WCU HELPING MEET NEED FOR
There is a critical need for certified registered nurse anesthetists – advanced care nurses commonly known as CRNAs and who specialize in pain relief – and Western Carolina University's department of nursing is doing something to meet that need, with the help of several Western North Carolina medical care providers.
The university is launching a new graduate level program to educate CRNAs and has recruited Mary Karlet as interim director. Karlet has more than 24 years of experience as a nurse anesthetist and educator, most recently at Duke University. She is helping to develop curricula, create evaluation tools and establish clinical practice sites for nurses who will participate in WCU's program.
One of Karlet's first steps has been to talk with administrators at 13 health care organizations in WNC who have contributed a total of $250,000 toward an endowment for a new nurse anesthesia professorship. The gifts from community hospitals, major medical centers and a group in private practice, combined with state matching funds, will give WCU a $500,000 endowment to recruit and hire some of the best nurse educators in the country.
Contributors to the Western North Carolina Health Organizations Endowed Professorship in Certified Registered Nurse Anesthesia are Mission Hospitals of Asheville, Asheville Anesthesiology Associates PA, Haywood Regional Medical Center, Murphy Medical Center, WestCare Health System of Jackson and Swain counties, Blue Ridge HealthCare of Burke County, AMSOL Anesthesiology Group of Burke County, Angel Medical Center of Franklin, Spruce Pine Community Hospital, Transylvania Community Hospital, McDowell Hospital, St. Luke's Hospital in Columbus and Park Ridge Hospital in Fletcher.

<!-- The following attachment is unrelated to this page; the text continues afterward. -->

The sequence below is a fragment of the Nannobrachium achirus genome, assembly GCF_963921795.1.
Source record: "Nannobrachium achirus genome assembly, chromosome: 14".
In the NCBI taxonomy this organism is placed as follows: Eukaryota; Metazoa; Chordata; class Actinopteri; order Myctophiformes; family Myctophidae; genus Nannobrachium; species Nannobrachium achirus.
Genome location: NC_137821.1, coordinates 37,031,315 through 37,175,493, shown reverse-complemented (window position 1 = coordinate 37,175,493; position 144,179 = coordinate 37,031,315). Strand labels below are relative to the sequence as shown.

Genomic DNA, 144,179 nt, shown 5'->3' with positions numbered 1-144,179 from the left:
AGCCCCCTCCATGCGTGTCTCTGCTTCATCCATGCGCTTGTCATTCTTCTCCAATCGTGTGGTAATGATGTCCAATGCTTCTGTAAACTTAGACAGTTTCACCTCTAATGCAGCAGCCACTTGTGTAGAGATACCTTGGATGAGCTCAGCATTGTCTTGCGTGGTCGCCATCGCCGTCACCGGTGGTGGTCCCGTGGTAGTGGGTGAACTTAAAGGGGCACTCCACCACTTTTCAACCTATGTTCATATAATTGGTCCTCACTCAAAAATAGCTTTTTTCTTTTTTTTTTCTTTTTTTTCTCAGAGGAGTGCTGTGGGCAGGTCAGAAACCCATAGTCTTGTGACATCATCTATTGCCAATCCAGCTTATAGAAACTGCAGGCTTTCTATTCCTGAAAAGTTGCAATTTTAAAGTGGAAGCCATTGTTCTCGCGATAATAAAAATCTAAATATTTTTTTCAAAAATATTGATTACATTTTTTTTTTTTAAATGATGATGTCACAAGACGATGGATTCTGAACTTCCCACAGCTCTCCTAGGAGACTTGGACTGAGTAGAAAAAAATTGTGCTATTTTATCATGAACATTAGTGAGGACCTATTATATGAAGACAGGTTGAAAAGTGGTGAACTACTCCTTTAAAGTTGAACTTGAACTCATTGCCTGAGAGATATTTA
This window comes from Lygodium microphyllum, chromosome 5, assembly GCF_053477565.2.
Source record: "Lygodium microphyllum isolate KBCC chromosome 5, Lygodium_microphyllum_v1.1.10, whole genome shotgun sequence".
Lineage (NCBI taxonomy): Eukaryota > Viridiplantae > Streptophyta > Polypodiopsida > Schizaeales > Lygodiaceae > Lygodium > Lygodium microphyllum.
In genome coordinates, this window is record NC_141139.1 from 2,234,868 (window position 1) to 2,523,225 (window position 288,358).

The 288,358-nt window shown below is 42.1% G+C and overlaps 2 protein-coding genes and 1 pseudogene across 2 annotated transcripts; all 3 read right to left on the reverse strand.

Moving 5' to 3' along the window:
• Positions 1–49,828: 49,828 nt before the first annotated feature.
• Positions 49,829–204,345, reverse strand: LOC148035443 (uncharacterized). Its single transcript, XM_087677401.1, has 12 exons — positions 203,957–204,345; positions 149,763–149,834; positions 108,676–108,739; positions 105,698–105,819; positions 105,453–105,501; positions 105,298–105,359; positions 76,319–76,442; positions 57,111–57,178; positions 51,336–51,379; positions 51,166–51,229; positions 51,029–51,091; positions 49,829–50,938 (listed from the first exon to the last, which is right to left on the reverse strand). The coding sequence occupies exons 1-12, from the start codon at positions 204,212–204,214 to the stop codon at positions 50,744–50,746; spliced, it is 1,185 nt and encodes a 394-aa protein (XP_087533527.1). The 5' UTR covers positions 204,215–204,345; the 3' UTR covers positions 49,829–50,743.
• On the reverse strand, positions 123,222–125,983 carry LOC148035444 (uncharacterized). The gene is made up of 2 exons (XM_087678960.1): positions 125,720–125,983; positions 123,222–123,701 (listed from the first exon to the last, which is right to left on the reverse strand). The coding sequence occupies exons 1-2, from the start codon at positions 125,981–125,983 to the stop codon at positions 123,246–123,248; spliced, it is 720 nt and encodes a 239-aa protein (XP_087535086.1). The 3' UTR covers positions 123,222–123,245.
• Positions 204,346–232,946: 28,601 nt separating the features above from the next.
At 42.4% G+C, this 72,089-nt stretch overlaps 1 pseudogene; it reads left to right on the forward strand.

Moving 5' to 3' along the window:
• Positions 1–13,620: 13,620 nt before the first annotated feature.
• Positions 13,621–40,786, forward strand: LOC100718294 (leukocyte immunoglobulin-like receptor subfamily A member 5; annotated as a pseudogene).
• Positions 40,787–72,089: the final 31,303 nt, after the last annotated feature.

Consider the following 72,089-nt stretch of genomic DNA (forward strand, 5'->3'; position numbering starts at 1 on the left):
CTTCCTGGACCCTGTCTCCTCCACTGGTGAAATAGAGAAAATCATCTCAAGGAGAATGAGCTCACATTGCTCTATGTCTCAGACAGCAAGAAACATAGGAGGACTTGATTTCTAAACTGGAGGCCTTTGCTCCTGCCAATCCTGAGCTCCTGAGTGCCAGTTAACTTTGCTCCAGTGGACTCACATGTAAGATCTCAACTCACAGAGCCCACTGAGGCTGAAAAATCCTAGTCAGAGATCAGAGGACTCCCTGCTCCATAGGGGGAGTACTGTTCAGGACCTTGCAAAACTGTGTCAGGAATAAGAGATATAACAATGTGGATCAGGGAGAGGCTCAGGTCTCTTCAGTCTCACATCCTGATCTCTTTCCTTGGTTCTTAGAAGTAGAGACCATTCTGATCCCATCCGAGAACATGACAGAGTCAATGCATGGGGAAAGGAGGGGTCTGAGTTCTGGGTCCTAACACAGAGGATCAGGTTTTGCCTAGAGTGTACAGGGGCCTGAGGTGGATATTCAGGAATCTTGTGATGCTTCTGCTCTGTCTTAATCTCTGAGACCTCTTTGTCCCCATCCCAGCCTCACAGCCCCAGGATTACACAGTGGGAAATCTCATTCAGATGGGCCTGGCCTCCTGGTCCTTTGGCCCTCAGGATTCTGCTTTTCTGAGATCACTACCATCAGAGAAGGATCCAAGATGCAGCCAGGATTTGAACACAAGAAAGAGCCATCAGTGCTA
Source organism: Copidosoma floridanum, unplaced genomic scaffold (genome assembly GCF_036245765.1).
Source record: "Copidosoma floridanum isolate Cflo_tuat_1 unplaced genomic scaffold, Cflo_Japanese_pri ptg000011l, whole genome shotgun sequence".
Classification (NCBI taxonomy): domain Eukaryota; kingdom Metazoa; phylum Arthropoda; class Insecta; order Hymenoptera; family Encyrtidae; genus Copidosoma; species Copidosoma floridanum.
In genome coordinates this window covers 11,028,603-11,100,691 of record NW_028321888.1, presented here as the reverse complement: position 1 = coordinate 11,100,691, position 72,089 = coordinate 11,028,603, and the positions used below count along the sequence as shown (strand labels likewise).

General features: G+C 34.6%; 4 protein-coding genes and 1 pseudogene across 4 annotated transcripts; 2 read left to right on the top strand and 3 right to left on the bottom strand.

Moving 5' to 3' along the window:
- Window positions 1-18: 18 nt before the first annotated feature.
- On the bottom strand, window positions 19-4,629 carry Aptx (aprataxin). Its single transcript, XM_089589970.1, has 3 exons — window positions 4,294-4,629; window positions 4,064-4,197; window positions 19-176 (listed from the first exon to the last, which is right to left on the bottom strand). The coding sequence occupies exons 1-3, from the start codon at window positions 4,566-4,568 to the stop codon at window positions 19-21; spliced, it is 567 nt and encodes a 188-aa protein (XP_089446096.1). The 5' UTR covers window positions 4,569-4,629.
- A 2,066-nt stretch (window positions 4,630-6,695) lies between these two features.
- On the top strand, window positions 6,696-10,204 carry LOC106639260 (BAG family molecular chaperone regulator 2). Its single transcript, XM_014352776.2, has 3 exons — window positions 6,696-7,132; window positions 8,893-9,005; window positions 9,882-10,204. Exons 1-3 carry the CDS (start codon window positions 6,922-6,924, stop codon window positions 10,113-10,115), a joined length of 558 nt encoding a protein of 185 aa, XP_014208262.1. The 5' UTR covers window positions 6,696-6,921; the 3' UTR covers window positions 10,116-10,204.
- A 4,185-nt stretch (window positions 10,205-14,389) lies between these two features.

“It is heartwarming to find that there is such a solid base of support to fill the critical need for CRNAs in this region. Contributions to the endowment were pivotal,” Karlet said.
The endowment focuses attention on the importance of nurses who are well-prepared and certified in the safe administration of anesthesia, said Noelle Kehrberg, dean of the College of Applied Sciences, where WCU's department of nursing is located. “As we work to meet the health care needs of our region, we want to make sure our CRNA graduates are fully prepared for their responsibilities, and this endowment will help us do that,” Kehrberg said.
CRNAs work in every setting in which anesthesia is delivered, including hospital surgical suites and delivery rooms, critical access hospitals, and the offices of dentists, podiatrists, ophthalmologists, plastic surgeons and pain management specialists. The American Association of Nurse Anesthetists reports that CRNAs are the sole anesthesia providers in approximately two-thirds of all rural hospitals such as the ones that serve much of WNC.
Karlet already is taking nurses' applications for WCU's first CRNA class, which could begin as early as January 2007. She says it is important to recruit nurses who are prepared to make a huge commitment of time and energy. They will face a rigorous, 28-month program which will provide them with both the technical skills and a profound knowledge of pharmacology and physiology that CRNAs need.
In addition, they must have a deep appreciation for what it takes to interact with surgeons, other nurses and technicians. “CRNAs have a high degree of responsibility for patients' well being. They must work be able to work as a team with other professionals,” Karlet said.
Once Western's new CRNA education program is established and fully accredited, it will be one of fewer than 100 such programs in the nation. For more information or to apply to the CRNA program, contact the department of nursing at (828) 670-8810.
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Last modified: Tuesday, March 7, 2006
Copyright 2006 by Western Carolina University